Archive for February, 2012

The Lone Self-Publisher

LoneAuthorWhen grandeur from a novel doesn’t come readily, people give up.

It is hard to carry on when you hear of those shouting their victories of yet another hundred, or thousand, goal has been reached; their dreams of their novel being purchased excelling and…you are not one of them.

I have watched those with novels suddenly vanish from the internet. Sometimes it is life that comes into play, and one must put their dream on hold for awhile, but I see the difference in those authors, because they say a farewell, and let the social network know that they have more pressing things to attend to. Then there are those that seem to disappear in the middle of a sentence, their URL address only giving an “unknown”.

It can be a lone travel when the purchases of your books is only a trickle. Yet it is the trickle that an author should rejoice in. That is one more person in a sea, an ocean, of billions of people who have found your book and chose to go into their personal pockets to purchase. It is one more pair of eyes, which share in the story you gave. So, yes, months may go by before another pair of eyes set upon your novel, but it is yet ANOTHER that has done so.

Each single, solitary book that is purchased is another step closer to receiving that flood of recognition. A trickle of water can still carve canyons. It takes time. And no, you may not be an Amanda Hocking, a Joe Konrath, a John Locke, but your story will be shared to many, which stands the importance of your story…to be shared.

Do not loose sight that you only write for yourself. If so, then you wouldn’t have it on the internet. It would be locked away, with a latch and key, like a diary should be. Do not fool yourself that money is not one of your goals, because the majority wishes to be famed, and what is fame without fortune. And to have fortune doing something you love is a dream in itself. And if it is not for fame and fortune, then it is for payment to stand self-employed, stand with freedom, to work your own hours to continue your art, your creativity, to share with the world.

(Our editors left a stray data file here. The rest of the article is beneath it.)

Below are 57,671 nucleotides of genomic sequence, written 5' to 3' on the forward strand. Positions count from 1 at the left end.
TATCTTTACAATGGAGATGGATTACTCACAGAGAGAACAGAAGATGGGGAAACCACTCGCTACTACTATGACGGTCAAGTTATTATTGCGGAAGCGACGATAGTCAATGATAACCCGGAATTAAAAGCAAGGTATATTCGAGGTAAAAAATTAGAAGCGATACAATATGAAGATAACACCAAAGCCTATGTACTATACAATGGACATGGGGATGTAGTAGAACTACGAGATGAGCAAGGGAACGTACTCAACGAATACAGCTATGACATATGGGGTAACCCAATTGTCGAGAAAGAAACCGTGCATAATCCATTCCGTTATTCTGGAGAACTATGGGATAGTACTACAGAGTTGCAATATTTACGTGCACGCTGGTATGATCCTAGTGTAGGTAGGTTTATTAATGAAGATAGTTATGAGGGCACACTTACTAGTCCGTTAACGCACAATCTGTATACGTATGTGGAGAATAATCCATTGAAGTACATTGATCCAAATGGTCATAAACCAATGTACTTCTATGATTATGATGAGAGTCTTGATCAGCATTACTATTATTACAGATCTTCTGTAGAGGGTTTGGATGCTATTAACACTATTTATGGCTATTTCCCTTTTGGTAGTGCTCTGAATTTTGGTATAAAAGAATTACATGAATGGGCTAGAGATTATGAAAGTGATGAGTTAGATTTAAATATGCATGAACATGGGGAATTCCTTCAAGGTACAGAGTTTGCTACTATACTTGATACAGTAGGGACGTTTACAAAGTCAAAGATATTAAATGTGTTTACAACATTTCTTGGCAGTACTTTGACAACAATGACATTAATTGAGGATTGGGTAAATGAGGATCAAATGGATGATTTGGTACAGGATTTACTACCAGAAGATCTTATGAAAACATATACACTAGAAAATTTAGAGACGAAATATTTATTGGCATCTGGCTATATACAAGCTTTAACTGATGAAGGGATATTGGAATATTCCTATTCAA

When you write, you write alone. When you self-publish, you publish alone. But when one pair of eyes read your words, your voice speaks, and you are alone no more…but now sit with an audience.

Is Self Publishing Worth It?

There are so many questions pertaining to Self Publishing.
Is Self Publishing Worth It?
Is Self Publishing Profitable?
Is Self Publishing Easy?
Is Self Publishing A Good Idea?
Is Self Publishing Bad?
Is Self Publishing Really Easy?

I have asked these questions at one time or another, and repeat them even today though I’m going on three (3) years of having self-published books. I’ve had to remind myself of my priorities and what led me to actually take the steps to self-publish.

Is it profitable? For some it has been, but not for me. So, I’m not receiving as much money as I’ve put out, but the reason I decided to try my hand at self-publishing was because of the $25,000.00 I put into my wedding and honeymoon. Yes. $25,000.00!! A wedding put things in perspective. That was a lot of money put into my wedding for just a few days. My self-publishing efforts? Not even CLOSE to that much money, and my self-publishing is ongoing. I didn’t make a cent in 2009 and 2010, but 2011 was filled with readers and $$ that can pay for a few dinners. The main point was not the money, but to find a few readers, strangers, who would say that they enjoyed the story that I wanted to share. And I am so ever pleased to hear a few voices that continue to say just that.